In solving any problem, the goal is to come up with a solution that will work. But sometimes it’s not easy to evaluate a solution’s worth. It might also turn out that there are multiple, alternative solutions that are credible.
An important step in the problem-solving process is developing criteria that you can use to evaluate solutions. Ideally, these will be specific to the unique business problem you are trying to solve. You might, for example, want to make sure the solution can be delivered in a certain timeframe or in a certain way.You might need the solution to address the concerns of a specific group of people.
Although you will need to develop your own criteria, it’s helpful to have a starting point. Here is a list of general criteria, and the questions you can ask, to evaluate business solutions.
Ask yourself if the solution you are considering:
- Deals with the underlying cause of the problem versus only the surface issues.
Will the solution permanently solve the problem or merely gloss over it by temporarily covering up a symptom?
2. Simplifies the environment rather than making it more complex.
Does the solution take advantage of opportunities to simplify business processes, or does it solve the problem by adding more processes and procedures?
- Addresses short-term concerns necessary for immediate effectiveness.
Does the solution take care of immediate and urgent aspects of the problem?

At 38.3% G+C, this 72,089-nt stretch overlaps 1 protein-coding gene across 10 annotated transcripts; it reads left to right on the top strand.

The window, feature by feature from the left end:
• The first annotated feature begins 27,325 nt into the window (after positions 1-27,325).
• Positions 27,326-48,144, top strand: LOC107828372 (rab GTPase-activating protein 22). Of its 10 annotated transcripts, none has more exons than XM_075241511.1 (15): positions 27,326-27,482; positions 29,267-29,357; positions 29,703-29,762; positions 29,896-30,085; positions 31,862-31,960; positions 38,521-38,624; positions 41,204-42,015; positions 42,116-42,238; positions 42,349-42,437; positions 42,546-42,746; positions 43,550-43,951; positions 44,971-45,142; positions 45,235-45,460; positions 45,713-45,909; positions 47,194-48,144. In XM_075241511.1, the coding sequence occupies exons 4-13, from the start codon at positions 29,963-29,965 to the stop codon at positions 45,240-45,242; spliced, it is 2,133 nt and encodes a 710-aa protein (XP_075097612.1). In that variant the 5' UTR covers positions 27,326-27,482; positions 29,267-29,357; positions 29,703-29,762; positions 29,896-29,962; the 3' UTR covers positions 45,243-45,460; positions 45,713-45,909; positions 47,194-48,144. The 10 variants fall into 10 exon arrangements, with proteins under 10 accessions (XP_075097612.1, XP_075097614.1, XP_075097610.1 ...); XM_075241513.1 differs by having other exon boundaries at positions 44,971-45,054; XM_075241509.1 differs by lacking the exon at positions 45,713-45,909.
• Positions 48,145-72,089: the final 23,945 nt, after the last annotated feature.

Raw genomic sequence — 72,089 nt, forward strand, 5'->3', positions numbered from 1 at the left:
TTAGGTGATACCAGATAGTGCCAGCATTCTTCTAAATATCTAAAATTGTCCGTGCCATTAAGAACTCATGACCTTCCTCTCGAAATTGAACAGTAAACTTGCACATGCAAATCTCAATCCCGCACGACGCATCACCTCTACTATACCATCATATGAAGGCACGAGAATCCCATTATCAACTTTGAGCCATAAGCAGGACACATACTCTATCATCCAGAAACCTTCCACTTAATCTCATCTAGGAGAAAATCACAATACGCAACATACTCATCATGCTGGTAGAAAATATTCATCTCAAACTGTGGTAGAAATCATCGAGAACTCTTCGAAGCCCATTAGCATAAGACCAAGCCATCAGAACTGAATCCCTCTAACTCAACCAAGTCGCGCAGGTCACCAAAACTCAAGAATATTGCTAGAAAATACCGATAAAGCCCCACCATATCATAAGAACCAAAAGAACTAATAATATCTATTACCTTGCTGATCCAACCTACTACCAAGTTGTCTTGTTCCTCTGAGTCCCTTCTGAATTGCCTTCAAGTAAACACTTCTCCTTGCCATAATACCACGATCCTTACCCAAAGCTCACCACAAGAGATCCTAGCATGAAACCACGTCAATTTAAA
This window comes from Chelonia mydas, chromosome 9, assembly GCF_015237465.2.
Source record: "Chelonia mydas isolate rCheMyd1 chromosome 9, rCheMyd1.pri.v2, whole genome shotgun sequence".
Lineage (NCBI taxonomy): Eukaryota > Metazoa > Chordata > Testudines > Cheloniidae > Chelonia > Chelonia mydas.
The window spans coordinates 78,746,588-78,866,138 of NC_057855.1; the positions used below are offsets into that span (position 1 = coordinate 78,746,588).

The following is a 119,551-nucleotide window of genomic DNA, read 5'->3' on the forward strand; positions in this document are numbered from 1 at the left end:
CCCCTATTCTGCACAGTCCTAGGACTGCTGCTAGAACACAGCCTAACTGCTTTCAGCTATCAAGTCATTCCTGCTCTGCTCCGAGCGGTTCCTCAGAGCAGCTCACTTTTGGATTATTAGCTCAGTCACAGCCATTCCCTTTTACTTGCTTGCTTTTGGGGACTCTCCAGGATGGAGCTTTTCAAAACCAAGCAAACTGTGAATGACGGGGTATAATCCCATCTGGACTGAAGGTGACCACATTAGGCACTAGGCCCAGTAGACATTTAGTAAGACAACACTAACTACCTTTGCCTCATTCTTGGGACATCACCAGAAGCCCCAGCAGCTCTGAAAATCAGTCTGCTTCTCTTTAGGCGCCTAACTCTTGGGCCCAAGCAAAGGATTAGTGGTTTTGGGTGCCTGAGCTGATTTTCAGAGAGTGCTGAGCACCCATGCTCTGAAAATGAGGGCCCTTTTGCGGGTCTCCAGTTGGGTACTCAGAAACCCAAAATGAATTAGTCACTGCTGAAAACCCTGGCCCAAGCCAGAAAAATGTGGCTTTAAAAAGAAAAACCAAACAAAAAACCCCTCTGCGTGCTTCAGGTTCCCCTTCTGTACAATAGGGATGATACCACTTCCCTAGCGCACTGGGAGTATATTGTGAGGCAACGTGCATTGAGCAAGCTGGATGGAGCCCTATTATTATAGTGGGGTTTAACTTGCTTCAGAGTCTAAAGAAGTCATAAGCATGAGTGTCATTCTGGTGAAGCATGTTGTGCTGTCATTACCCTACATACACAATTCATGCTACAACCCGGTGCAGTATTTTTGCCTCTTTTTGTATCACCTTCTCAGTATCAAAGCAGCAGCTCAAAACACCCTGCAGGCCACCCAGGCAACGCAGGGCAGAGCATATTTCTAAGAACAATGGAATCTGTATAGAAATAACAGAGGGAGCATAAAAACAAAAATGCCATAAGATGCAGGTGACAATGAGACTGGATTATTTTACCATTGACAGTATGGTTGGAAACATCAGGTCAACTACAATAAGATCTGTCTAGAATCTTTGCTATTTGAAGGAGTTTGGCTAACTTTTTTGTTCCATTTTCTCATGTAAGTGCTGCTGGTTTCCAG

- Will be effective over the long-term.
Does the solution take into account its long-term impacts, and will it continue to work in the future?
- Is based on factual, reliable information.
Are you certain of the evidence or assumptions underlying this solution?
- Will be accepted by all of those who must support its implementation.
Is this solution appropriate given the political and cultural environment of the organization?
- Supports and reinforces related corporate or departmental goals and activities.
Will this solution help others to achieve their goals, or will it make their jobs more difficult?
- Optimizes the effectiveness of the overall organization rather than just the individual work group closest to the problem.
If this solution makes your job easier, will it also make other people’s jobs easier?
- Has limited negative ripple effects.
Have the long-term impacts on other parts of the organization been taken into account by this solution?
- Will be measurable in terms of its implementation as well as its impact.
Will you be able to monitor the progress of the solution as it is implemented, and will you be able to assess its impact on the problem?
- Will reduce or eliminate key barriers to achieving the desired situation.
Does this solution leverage existing success factors by removing those things which impede their effectiveness?
- Uses resources effectively.
Does the solution make wise use of people, materials, time, and other corporate resources?
If you are evaluating multiple solutions, you can add a simple rating scale to help you assess each one. But some criteria will be more important to you than others and might carry greater weight, so factor that into your analysis. It’s important to consider each alternative in depth so you can determine which solution makes the most sense.